• Write latency increases by 1.79ms to 2.95ms.
  • Failed host – The graph shows that the system is unable to sustain a host failure without an impact on performance. The following metrics are observed:
    • IOPs drop by 16.07%.
    • Read latency increases by 4.04ms to 5.47ms.
    • Write latency increases by 7.01ms to 8.32ms.
  • Data rebuild – Several things to note within this section:
    • IOPs drop by 21.35%.
    • Read latency increases by 2.50ms to 6.39ms.
    • Write latency increases by 5.24ms to 11.33ms.
    • Time in this state: 66 minutes
  • Workload catchup – Due to a large drop in IOPs during the data rebuild phase (21.35% from baseline data rebuild phase and 33.78% from baseline steady state phase), we observed an increase in write latency that will have an impact on application performance.
  • Data rebalance – A few things to note within this section:
    • The IOPs show a 6.86% increase over steady state. This is expected behavior as workloads shift back to the recovered host.
    • Read latencies are in an acceptable range.
    • Write latencies show an increase of 7.94ms to 10.14ms until the rebalance is complete.
    • Time in this state: 117 minutes

RAID5/Erasure Coding with compression

This section details how the environment reacts when enabling compression during a single host failure. These metrics can also be considered when putting a host in maintenance mode with some slight differences depending on the actions taken.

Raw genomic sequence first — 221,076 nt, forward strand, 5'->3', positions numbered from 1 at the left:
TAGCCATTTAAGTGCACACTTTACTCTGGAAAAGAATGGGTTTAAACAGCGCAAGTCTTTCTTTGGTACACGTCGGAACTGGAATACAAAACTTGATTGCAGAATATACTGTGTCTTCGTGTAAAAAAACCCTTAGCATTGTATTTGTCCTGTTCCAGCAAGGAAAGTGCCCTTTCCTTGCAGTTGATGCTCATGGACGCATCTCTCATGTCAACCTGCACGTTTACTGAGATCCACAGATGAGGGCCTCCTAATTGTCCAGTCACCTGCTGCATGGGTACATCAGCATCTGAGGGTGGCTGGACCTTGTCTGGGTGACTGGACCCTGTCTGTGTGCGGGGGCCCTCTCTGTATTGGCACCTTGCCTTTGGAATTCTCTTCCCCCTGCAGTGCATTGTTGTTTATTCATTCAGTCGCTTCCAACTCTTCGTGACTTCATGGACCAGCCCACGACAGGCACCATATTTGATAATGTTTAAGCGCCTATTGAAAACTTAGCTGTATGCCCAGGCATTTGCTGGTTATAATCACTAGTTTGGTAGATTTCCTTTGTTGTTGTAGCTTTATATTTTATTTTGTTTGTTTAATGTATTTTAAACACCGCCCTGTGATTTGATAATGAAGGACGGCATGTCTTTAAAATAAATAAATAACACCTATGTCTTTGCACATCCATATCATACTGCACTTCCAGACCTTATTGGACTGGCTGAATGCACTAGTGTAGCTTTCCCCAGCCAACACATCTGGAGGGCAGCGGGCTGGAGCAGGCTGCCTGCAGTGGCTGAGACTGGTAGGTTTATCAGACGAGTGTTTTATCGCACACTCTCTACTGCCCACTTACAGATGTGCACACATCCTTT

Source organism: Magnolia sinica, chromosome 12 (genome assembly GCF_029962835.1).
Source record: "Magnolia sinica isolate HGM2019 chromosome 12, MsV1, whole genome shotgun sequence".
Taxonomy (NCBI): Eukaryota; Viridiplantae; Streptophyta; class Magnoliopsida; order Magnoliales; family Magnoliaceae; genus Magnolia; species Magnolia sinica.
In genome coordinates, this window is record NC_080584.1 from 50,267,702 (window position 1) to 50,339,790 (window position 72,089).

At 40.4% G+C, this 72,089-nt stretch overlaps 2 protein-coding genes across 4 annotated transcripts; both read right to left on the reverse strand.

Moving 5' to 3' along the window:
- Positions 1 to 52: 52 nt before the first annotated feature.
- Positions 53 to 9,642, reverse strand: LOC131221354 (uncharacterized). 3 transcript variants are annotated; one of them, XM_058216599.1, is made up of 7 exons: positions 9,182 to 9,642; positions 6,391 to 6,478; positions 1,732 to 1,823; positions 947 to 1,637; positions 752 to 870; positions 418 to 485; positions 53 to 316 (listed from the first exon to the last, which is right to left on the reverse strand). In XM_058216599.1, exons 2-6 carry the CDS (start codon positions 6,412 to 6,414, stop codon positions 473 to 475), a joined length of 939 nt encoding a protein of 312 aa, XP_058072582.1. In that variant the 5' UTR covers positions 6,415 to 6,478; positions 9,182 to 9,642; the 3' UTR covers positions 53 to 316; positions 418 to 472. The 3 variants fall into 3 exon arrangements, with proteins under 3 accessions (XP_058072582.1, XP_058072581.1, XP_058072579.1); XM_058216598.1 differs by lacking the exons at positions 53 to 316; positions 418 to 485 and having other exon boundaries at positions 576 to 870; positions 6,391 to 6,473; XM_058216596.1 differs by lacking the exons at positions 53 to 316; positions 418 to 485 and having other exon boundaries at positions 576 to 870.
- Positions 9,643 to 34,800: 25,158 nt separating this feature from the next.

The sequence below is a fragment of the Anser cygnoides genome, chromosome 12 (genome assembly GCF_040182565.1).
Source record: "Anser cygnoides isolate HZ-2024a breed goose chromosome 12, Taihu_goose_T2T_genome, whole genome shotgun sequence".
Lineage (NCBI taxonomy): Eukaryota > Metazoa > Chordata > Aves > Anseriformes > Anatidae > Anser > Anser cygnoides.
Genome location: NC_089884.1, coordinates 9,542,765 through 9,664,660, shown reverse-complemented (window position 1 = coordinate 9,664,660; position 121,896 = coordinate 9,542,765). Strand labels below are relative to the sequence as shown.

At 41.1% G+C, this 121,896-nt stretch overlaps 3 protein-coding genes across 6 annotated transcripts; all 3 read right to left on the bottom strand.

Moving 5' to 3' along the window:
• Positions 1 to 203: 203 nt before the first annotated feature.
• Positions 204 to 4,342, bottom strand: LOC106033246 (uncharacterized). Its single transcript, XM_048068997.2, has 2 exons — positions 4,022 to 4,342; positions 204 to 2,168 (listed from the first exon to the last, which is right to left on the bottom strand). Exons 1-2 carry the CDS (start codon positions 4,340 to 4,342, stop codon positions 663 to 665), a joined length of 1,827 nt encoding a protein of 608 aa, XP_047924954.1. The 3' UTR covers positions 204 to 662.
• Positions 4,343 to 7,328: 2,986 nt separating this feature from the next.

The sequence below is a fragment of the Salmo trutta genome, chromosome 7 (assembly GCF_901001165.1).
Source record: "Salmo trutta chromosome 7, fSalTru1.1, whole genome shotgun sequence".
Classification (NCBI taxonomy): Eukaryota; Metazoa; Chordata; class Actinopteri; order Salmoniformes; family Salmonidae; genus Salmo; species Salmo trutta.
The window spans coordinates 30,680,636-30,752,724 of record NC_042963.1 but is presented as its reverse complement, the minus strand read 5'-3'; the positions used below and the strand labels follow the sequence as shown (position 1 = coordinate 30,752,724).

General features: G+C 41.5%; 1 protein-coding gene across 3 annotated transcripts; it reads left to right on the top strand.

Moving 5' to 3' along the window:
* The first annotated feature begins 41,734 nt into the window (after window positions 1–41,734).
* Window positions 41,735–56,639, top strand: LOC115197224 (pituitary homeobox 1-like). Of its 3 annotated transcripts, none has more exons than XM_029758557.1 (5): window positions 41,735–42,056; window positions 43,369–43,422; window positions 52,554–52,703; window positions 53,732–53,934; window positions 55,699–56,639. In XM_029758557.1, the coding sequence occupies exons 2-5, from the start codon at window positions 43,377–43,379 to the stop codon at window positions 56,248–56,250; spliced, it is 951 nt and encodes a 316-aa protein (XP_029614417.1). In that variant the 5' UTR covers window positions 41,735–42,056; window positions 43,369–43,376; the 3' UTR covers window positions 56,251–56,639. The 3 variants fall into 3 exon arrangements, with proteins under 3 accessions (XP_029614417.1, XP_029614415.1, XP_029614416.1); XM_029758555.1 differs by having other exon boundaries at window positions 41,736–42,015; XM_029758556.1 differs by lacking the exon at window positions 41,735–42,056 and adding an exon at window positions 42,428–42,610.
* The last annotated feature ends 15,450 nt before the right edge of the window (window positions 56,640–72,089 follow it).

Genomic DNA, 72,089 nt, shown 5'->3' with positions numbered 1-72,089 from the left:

Graph displays metrics during a single host failure when compression has been enabled

The above graph has several metrics that need to be broken down and explained. As a reminder, the comparisons below are to the default storage configuration of RAID1/RF2 with no storage services enabled within the respective phases unless otherwise noted.

  • Steady state – Running RAID5/Erasure Coding with only the compression service enabled has a small impact on the latencies during steady state; however, the system saved ~4.13TB (31.31%) of used space.
    • Read latency increases by 0.96ms to 2.23ms.
    • Write latency increases by 3.44ms to 4.61ms.
  • Failed host – The graph shows that the system is unable to sustain a host failure without an impact to performance. The following metrics are observed:
    • IOPs drop by 26.72%.
    • Read latency increases by 4.99ms to 6.42ms.
    • Write latency increases by 8.55ms to 9.86ms.
  • Data rebuild – Several things to note within this section:
    • IOPs drop by 12.75%.
    • Read latency increases by 2.65ms to 6.42ms.